A country of fertile plains, mountain ranges and deserts, Syria is home to many diverse ethnic and religious groups, including Kurds, Armenians, Assyrians, Alawite Shi'is and Druze, as well as the Arab Sunni Muslim majority.
Modern Syria gained its independence from France in 1946 but has lived through periods of political instability due largely to the conflicting interests of the various groups in society. For a brief time (1958-61) the country united with Nasser's Egypt, but an army coup restored independence before the Alawite-controlled pan-Arab Baath (Renaissance) party took control in 1963. It still rules the country today.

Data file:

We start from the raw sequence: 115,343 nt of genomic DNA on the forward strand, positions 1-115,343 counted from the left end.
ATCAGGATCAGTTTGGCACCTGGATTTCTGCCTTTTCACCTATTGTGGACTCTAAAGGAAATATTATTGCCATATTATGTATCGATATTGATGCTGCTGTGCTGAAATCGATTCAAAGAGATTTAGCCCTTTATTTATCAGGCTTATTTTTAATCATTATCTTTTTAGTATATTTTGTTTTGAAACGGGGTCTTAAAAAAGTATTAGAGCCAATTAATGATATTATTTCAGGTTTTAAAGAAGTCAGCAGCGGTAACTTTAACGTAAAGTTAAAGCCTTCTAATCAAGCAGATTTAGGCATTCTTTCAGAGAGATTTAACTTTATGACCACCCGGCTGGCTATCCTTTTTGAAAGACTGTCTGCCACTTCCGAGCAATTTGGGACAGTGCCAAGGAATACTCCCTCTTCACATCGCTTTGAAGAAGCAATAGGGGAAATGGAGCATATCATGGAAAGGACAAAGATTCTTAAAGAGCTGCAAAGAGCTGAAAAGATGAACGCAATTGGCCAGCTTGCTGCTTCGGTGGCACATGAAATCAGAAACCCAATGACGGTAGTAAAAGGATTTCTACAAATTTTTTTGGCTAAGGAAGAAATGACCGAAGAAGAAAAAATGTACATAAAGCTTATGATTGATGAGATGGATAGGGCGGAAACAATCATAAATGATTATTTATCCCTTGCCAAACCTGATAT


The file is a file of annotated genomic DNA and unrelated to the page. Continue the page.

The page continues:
Baath government has been characterised by authoritarian rule at home and a strong anti-Israeli policy abroad, particularly under former President Hafez al-Assad. In 1967 Syria lost the Golan Heights to the Israelis, while civil war in neighbouring Lebanon allowed it to extend its influence in the region. The government has dealt harshly with any opposition. Thousands are thought to have been killed in the crackdown on the 1982 uprising of the Muslim Brotherhood in Hama.
Since the death of Hafez al-Assad, Syria has undergone a degree of relaxation, which has seen dozens of political prisoners released.